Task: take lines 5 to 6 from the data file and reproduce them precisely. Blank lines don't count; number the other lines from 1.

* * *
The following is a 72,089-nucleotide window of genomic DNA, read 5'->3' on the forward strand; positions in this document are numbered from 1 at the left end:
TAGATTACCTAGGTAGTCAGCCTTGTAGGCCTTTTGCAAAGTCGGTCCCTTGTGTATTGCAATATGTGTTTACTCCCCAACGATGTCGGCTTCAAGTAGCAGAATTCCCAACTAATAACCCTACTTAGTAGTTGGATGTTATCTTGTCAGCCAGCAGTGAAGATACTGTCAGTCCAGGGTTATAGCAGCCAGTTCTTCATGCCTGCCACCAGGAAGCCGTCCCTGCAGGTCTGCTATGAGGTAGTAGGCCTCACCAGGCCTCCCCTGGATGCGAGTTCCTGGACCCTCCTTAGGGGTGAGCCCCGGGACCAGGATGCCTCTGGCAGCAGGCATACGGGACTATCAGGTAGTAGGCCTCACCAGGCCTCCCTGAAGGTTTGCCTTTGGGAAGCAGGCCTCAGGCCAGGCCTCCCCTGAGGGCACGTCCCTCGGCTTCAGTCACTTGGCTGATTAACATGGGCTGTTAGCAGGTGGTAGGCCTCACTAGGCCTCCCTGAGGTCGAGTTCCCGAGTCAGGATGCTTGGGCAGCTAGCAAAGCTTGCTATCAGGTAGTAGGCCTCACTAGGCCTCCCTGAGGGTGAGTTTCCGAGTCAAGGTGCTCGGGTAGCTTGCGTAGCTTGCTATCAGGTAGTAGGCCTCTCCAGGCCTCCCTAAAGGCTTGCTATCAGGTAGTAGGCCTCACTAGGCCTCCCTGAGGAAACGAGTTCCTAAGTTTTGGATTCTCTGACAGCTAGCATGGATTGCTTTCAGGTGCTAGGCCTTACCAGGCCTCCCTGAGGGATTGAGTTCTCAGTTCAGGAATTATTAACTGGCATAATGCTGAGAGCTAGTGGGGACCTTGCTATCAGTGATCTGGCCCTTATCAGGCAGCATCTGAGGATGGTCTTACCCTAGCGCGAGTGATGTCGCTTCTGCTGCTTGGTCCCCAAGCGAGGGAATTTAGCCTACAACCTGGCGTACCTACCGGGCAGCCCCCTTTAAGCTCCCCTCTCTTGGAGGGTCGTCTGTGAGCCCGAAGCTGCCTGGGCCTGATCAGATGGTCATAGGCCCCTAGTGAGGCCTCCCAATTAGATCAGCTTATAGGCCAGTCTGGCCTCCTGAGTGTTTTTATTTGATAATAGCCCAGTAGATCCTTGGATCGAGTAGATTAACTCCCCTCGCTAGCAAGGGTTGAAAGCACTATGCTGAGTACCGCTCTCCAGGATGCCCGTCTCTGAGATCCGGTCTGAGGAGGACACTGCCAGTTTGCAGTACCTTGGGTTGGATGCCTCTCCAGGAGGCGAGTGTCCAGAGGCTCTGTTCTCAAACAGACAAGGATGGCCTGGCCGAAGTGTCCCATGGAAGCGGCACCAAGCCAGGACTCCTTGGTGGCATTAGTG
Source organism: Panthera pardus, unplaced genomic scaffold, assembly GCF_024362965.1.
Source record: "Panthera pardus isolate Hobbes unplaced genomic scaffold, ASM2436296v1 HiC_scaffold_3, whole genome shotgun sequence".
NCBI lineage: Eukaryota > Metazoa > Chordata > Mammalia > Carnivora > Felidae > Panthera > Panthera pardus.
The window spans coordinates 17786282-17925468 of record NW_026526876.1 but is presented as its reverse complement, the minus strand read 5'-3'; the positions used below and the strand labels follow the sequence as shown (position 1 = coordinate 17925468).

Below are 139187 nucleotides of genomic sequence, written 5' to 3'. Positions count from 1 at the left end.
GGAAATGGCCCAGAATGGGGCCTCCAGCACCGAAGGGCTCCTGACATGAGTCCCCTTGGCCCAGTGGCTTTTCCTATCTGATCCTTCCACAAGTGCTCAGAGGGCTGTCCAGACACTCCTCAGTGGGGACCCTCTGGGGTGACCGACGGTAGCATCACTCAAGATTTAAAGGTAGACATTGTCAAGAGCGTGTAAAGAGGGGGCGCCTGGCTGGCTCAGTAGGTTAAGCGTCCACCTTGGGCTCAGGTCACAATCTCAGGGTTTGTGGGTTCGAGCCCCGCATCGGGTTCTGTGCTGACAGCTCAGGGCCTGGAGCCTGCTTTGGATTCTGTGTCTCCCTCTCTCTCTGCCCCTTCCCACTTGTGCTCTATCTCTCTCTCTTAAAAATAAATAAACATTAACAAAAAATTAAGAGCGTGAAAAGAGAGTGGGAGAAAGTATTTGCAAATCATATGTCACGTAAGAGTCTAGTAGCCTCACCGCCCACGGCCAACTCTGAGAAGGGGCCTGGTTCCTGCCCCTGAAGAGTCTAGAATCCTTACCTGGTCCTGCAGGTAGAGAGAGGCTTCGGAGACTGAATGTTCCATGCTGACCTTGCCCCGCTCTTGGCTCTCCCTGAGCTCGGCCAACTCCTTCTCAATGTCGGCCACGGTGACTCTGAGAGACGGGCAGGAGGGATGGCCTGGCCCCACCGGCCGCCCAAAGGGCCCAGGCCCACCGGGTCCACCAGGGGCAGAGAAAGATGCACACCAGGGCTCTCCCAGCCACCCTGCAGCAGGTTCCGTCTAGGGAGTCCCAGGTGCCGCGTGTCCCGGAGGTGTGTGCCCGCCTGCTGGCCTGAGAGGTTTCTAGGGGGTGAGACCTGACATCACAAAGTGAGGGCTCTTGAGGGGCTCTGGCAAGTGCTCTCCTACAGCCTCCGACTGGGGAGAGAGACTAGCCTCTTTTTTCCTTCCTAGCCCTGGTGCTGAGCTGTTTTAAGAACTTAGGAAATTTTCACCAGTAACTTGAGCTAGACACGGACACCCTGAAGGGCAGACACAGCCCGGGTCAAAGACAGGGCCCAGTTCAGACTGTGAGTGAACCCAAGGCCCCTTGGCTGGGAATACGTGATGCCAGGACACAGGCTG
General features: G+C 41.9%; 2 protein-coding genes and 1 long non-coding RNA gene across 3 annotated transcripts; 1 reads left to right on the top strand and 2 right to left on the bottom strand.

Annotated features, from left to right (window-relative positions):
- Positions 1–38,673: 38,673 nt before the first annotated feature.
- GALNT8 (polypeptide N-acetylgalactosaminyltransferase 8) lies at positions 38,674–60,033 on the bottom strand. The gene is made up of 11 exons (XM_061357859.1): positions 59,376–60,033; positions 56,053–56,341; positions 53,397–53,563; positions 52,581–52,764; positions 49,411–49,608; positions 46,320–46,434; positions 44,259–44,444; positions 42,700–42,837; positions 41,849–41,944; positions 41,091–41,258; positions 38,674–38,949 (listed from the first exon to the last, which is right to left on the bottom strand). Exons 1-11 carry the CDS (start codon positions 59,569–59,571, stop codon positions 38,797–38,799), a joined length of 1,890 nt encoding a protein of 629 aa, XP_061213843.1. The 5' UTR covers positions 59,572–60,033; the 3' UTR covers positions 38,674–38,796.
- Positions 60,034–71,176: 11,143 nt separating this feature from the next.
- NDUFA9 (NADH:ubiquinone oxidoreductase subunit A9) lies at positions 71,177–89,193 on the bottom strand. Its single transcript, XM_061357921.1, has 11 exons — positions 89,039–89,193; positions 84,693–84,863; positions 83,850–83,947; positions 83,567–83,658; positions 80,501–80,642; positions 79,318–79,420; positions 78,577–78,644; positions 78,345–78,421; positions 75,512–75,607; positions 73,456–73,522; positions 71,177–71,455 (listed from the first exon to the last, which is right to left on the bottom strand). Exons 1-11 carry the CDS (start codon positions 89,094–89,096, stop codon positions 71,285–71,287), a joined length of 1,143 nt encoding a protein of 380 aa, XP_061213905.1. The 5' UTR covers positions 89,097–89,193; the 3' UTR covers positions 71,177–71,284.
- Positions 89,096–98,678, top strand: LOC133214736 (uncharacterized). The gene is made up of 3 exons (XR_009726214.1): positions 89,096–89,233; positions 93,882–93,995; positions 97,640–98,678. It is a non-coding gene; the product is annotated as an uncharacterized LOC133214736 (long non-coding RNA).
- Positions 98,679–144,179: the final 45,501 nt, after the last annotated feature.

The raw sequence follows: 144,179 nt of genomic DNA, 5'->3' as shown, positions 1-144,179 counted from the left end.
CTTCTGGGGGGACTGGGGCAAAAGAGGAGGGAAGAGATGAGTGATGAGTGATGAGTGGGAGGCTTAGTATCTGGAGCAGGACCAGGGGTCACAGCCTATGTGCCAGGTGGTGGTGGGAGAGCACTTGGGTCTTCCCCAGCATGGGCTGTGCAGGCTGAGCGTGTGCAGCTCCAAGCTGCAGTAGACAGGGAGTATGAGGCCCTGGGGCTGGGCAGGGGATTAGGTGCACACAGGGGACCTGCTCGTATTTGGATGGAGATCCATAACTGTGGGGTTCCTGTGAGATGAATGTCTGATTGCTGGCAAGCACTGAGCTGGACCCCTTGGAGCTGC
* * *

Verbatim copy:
NCBI lineage: Eukaryota > Metazoa > Chordata > Mammalia > Carnivora > Felidae > Panthera > Panthera pardus.
The window spans coordinates 17786282-17925468 of record NW_026526876.1 but is presented as its reverse complement, the minus strand read 5'-3'; the positions used below and the strand labels follow the sequence as shown (position 1 = coordinate 17925468).